- Ladybugs: Ladybugs are a popular, beneficial insect that mainly prey on aphids and mites. A single ladybug can eat up to 50 aphids per day or 5,000 in its lifespan. It’s important to use the right species of ladybugs. Harmonia axyridis, or the Asian lady beetle, and Coccinella septempunctata, sevenspotted lady beetle, are commonly used for aphid control. Consider planting flowers that ladybugs are attracted to: yarrow, marigold, dill, fennel, and dandelion to name a few.
- Praying Mantis: Similar to ladybugs, the praying mantis is attracted to fragrant, colorful plants. However, praying mantises will eat both pests and beneficial insects. Other beneficial insects may include predatory mites, wasps, and beetles. Consider planting flowers and culinary herbs like holy basil, thyme, oregano, yarrow, chamomile, calendula, clover, dandelion, aster, nettle, fennel, and marigolds as a cover crop.
- Green Lacewing: Green lacewings work well as a general predator. Consider planting dill, coriander, fennel, and dandelion to attract lacewings.
- Predatory Mites: Predatory mites target two-spotted spider mites, broad mites, russet mites, cyclamen mites, and other mite species.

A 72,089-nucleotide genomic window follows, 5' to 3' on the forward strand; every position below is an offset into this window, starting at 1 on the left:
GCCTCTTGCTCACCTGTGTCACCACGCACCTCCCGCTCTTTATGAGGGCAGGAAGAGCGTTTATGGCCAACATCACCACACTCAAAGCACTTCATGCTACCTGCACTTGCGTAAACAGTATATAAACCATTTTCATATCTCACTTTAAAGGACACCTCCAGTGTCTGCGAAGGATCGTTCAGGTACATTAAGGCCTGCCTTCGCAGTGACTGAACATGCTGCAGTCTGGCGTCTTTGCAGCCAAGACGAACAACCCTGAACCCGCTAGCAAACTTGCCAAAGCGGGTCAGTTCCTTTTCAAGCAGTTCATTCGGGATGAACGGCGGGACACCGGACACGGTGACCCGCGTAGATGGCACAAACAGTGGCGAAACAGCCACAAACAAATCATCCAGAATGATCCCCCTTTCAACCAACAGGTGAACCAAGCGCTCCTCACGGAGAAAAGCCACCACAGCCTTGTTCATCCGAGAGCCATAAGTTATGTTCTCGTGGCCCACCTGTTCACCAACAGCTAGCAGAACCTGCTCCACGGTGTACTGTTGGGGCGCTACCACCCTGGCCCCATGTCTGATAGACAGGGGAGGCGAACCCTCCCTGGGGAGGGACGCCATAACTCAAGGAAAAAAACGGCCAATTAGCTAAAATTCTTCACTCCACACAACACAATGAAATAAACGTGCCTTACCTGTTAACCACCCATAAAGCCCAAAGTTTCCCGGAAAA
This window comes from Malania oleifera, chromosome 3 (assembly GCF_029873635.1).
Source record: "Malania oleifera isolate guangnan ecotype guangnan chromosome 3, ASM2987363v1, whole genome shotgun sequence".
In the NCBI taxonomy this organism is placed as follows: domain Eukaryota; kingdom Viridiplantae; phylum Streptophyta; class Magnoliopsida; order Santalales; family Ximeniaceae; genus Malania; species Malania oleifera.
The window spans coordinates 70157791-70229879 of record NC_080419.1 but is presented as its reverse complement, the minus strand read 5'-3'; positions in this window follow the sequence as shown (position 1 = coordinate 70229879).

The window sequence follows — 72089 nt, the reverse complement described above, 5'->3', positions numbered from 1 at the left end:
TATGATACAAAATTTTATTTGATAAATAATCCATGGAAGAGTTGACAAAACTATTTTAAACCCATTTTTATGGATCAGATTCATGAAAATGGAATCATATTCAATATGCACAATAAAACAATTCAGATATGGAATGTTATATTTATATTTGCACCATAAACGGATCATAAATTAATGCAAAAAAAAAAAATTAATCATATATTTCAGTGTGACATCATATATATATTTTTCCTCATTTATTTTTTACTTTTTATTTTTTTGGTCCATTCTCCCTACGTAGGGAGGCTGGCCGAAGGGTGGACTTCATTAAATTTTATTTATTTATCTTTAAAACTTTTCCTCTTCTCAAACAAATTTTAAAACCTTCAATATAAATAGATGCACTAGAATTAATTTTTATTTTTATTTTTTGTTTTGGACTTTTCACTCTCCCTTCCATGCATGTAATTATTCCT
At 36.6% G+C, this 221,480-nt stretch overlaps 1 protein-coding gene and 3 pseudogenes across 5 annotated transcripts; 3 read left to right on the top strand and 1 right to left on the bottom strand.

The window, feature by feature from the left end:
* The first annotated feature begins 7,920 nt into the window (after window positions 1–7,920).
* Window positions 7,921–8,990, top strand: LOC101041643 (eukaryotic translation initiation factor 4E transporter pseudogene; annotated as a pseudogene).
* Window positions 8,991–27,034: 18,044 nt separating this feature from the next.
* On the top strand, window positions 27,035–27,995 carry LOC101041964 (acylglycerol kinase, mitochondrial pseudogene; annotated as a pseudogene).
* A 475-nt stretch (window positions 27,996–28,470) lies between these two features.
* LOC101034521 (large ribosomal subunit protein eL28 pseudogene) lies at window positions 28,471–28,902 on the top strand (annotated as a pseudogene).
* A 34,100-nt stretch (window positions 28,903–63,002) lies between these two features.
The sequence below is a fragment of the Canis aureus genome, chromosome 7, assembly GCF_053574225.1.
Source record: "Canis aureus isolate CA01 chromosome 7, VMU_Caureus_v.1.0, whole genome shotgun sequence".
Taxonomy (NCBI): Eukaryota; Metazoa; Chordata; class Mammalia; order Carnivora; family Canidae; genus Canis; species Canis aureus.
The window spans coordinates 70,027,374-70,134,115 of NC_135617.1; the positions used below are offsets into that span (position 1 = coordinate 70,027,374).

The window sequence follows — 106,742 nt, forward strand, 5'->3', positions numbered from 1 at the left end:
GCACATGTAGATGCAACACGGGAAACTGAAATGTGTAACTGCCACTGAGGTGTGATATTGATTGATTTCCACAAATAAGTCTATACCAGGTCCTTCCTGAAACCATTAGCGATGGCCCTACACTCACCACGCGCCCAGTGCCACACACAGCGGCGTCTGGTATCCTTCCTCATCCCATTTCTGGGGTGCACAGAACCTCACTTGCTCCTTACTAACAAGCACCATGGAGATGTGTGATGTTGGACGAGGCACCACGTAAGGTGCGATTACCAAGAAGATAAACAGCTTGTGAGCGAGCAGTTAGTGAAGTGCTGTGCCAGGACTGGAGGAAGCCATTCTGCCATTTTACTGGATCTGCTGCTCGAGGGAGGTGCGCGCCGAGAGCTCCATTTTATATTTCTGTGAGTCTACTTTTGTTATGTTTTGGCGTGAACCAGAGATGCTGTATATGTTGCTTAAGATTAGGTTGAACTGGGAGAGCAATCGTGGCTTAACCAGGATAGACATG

Humidity, water saturation, lack of airflow, and excess foliage are likely to cause fungal diseases and microbial contamination. Gray mold and powdery mildew are the most common diseases caused by humid conditions and excess moisture. Cannabis infected by mold, powdery mildew, and other fungi pose a potential threat to cannabis consumers. Mold should not be confused with the plant’s trichomes or the resinous glands that produce cannabinoids and terpenes.
Preventative measures include planting in areas with proper drainage and runoff (i.e. mounded rows), providing ample spacing for plants to grow and to improve air circulation, and proactively pruning plants to remove excess foliage. After harvesting, proper drying and storage of cannabis flowers to control humidity levels is extremely important.
Excess water may also cause root rot. In the Midwest, plasticulture is likely not necessary. With heavy rainfalls, raised beds with plastic ground cover are bound to cause over saturation and lead to beds drying too slowly.
Cannabis cultivated for CBD-rich flower or biomass is generally more difficult to plant, upkeep, and harvest than cannabis varieties traditionally grown for grain and fiber. For this reason, this planting guide focuses on hemp produced for Cannabidiol (CBD). We hope this hemp CBD planting guide will be helpful to beginning farmers looking to grow hemp for CBD purposes.